Nature-based enterprises in the Rwenzori landscape are helping community groups earn from sustainable tourism. This is with the help of World Wildlife Fund for Nature (WWF), French Facility for Global Environment (FFEM), and the European Union (EU).
Kyanjuki Handcraft Women’s Association is a story of resilience and strength, boldness and character. Ruth Ochan speaks in a low-toned voice. Gentle but firm, her voice expresses an unusual command that invokes confidence.
Ruth is the coordinator of Kyanjuki Handcraft Women’s Association, a registered women’s group in Kasese District, Western Uganda. The group specializes in making handmade woven baskets, beaded jewellery and other crafts for a living. The shop sells crafts to both local and international tourists that visit the Rwenzori Landscape. Ruth is a gracious host and offers us a place to sit. Our eyes are immediately struck by various colourful, stunning art pieces that hang on the walls and shelves.
Sitting outside the display shelter, other women who also belong to the Association are busy at what they now call their favourite pass time, weaving and beading while conversing in their native tongue. Even though Ruth and her group are now doing well, this was not the case a few years back.
In 2013, a massive flood swept away several villages at the foothills of Rwenzori Mountains, leaving a wide plain of mud and debris. Here lies the town of Kasese. The floods knocked over Kasese’s main hospital from its foundation, meaning inpatients had to be evacuated and disaster victims had to be taken to small medical centres which were understaffed and lacked sufficient medical equipment. The floods led to loss of lives, houses and property. “It was bad.” Ruth recalls. From her lost gaze and the tremble in her voice, it is easy to tell that it was a difficult experience.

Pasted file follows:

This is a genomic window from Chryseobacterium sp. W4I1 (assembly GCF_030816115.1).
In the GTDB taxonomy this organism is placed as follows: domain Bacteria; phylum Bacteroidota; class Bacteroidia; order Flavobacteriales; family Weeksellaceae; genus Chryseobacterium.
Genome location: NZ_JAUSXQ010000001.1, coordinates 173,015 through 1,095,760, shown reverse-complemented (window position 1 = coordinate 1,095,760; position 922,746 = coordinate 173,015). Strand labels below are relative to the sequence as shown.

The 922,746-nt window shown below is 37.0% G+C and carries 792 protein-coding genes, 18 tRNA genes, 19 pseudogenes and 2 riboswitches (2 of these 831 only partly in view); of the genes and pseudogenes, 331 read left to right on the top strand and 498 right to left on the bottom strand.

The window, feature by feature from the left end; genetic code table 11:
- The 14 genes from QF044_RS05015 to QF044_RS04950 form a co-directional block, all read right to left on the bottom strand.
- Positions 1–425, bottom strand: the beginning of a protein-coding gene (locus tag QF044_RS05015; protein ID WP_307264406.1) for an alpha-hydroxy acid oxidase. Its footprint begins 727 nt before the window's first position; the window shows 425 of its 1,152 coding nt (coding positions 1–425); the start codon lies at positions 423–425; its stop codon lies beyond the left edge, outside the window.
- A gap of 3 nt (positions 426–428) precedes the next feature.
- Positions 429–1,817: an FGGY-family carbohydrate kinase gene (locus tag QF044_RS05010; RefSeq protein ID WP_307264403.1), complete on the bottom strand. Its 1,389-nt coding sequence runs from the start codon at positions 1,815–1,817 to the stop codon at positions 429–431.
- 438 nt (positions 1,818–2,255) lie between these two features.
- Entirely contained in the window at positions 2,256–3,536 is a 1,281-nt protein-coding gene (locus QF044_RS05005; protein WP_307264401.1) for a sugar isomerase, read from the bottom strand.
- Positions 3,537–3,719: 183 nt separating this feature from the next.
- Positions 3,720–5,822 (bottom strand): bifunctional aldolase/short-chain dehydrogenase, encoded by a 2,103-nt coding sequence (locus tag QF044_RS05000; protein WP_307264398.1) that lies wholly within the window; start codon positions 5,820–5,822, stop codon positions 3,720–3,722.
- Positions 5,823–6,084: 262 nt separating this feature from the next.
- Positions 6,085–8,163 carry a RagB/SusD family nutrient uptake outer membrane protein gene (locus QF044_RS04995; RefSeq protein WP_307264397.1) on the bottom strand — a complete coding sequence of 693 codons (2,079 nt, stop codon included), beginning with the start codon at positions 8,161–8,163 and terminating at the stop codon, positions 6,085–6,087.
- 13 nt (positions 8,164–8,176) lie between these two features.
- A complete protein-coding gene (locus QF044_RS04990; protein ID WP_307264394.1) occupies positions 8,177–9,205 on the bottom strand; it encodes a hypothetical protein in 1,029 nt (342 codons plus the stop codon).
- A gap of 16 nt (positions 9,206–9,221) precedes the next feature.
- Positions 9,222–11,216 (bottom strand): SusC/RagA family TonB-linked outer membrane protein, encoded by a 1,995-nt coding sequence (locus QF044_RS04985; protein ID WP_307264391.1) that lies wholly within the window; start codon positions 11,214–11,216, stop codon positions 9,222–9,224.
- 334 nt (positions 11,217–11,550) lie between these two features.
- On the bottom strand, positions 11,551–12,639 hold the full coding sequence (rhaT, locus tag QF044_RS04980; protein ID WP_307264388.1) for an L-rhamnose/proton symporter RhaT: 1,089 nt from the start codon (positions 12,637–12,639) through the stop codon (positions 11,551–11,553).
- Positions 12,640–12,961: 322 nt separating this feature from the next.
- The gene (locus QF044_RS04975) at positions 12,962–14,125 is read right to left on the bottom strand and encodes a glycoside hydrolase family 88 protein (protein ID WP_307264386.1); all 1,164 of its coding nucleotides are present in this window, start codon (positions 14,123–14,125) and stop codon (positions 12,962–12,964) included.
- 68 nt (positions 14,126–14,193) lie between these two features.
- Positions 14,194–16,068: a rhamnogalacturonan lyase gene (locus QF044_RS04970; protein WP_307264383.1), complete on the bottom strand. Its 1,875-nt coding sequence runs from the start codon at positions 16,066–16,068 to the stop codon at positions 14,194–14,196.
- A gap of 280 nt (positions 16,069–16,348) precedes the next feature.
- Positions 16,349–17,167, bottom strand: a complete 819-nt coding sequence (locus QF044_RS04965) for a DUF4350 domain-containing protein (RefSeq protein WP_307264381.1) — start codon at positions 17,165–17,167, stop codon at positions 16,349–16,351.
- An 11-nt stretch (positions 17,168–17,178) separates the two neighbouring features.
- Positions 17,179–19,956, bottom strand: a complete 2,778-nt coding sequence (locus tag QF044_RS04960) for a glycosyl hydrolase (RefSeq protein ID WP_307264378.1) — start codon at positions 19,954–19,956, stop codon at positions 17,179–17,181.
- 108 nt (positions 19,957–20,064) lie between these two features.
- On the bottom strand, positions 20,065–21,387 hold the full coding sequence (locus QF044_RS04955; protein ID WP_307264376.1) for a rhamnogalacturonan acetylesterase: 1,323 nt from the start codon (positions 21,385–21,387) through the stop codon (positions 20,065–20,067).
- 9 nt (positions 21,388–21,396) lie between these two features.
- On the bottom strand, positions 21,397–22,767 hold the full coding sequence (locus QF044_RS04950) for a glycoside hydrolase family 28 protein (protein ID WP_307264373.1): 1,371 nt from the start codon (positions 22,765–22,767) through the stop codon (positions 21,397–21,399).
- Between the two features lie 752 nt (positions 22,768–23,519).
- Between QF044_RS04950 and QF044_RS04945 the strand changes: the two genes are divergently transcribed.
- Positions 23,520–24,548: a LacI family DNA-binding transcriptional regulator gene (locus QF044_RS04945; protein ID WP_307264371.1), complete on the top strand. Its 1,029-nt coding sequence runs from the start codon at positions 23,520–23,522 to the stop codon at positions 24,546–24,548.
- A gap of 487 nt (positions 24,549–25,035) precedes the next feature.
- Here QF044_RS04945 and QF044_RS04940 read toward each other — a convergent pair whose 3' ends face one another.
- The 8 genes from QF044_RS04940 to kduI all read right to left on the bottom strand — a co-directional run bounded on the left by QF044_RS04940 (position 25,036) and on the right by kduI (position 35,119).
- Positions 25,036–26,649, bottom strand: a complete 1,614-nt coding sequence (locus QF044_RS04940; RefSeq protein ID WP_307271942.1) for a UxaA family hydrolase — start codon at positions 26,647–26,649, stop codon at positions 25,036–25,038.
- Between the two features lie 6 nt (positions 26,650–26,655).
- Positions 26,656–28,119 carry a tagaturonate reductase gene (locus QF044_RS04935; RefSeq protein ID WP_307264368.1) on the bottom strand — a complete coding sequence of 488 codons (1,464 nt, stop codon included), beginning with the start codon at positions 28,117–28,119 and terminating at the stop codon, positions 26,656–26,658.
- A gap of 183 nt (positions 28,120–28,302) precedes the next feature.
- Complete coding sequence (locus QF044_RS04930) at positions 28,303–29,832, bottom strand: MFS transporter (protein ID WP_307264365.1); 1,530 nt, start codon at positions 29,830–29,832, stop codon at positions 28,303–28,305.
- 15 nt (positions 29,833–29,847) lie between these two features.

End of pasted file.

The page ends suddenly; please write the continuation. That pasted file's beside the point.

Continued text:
Consequently, many people fled the town having lost their loved ones, livelihoods and houses. Among them, were some of Ruth’s immediate neighbours who she had known for most of her adult life. As the town struggled to reposition itself, so did the Association. However, it was not as easy as was projected. Of the 36 members their Association had registered by 2012, only 17 remained. This extensively affected their business.
Business was at an all-time low and getting new members to register became a great challenge. It was until WWF and its partners intervened that Ruth and her team finally got their big break. Ruth however admits to not taking the business potential from their work seriously earlier on. “We had been doing this for years but it was until WWF came in that we were able to see that we could make money from creating these items. That is when we became serious.”
WWF has provided training in bookkeeping, basket weaving and natural dye production. As a result, the women feel more empowered as they are now able to run a successful business by sourcing materials locally and creating items from scratch. According to Ruth, the training has greatly benefited her “I used to take two months to make one basket. Today I make one basket per week.”
The group is now looking into registering more members and training them on the work. Currently the group has 50 registered members. 3 are men and Ruth says she encourages more to join the group.